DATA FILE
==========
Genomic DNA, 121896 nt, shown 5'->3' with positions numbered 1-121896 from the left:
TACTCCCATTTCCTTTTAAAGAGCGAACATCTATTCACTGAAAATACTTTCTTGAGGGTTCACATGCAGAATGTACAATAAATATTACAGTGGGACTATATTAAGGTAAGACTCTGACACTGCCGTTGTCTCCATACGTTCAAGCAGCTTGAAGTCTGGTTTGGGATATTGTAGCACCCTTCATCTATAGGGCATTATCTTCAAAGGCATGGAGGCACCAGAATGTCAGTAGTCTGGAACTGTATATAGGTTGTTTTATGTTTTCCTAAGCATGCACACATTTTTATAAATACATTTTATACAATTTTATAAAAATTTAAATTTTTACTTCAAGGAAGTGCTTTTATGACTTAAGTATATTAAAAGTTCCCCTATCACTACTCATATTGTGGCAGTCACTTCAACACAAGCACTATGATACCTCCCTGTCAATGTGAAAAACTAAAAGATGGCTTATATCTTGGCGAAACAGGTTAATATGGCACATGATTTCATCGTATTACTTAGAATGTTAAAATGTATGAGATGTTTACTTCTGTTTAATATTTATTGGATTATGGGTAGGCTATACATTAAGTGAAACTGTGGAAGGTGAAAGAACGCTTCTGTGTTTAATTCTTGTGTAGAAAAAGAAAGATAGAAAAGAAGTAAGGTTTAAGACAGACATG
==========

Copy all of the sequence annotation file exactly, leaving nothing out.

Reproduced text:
Genomic DNA, 121896 nt, shown 5'->3' with positions numbered 1-121896 from the left:
TACTCCCATTTCCTTTTAAAGAGCGAACATCTATTCACTGAAAATACTTTCTTGAGGGTTCACATGCAGAATGTACAATAAATATTACAGTGGGACTATATTAAGGTAAGACTCTGACACTGCCGTTGTCTCCATACGTTCAAGCAGCTTGAAGTCTGGTTTGGGATATTGTAGCACCCTTCATCTATAGGGCATTATCTTCAAAGGCATGGAGGCACCAGAATGTCAGTAGTCTGGAACTGTATATAGGTTGTTTTATGTTTTCCTAAGCATGCACACATTTTTATAAATACATTTTATACAATTTTATAAAAATTTAAATTTTTACTTCAAGGAAGTGCTTTTATGACTTAAGTATATTAAAAGTTCCCCTATCACTACTCATATTGTGGCAGTCACTTCAACACAAGCACTATGATACCTCCCTGTCAATGTGAAAAACTAAAAGATGGCTTATATCTTGGCGAAACAGGTTAATATGGCACATGATTTCATCGTATTACTTAGAATGTTAAAATGTATGAGATGTTTACTTCTGTTTAATATTTATTGGATTATGGGTAGGCTATACATTAAGTGAAACTGTGGAAGGTGAAAGAACGCTTCTGTGTTTAATTCTTGTGTAGAAAAAGAAAGATAGAAAAGAAGTAAGGTTTAAGACAGACATG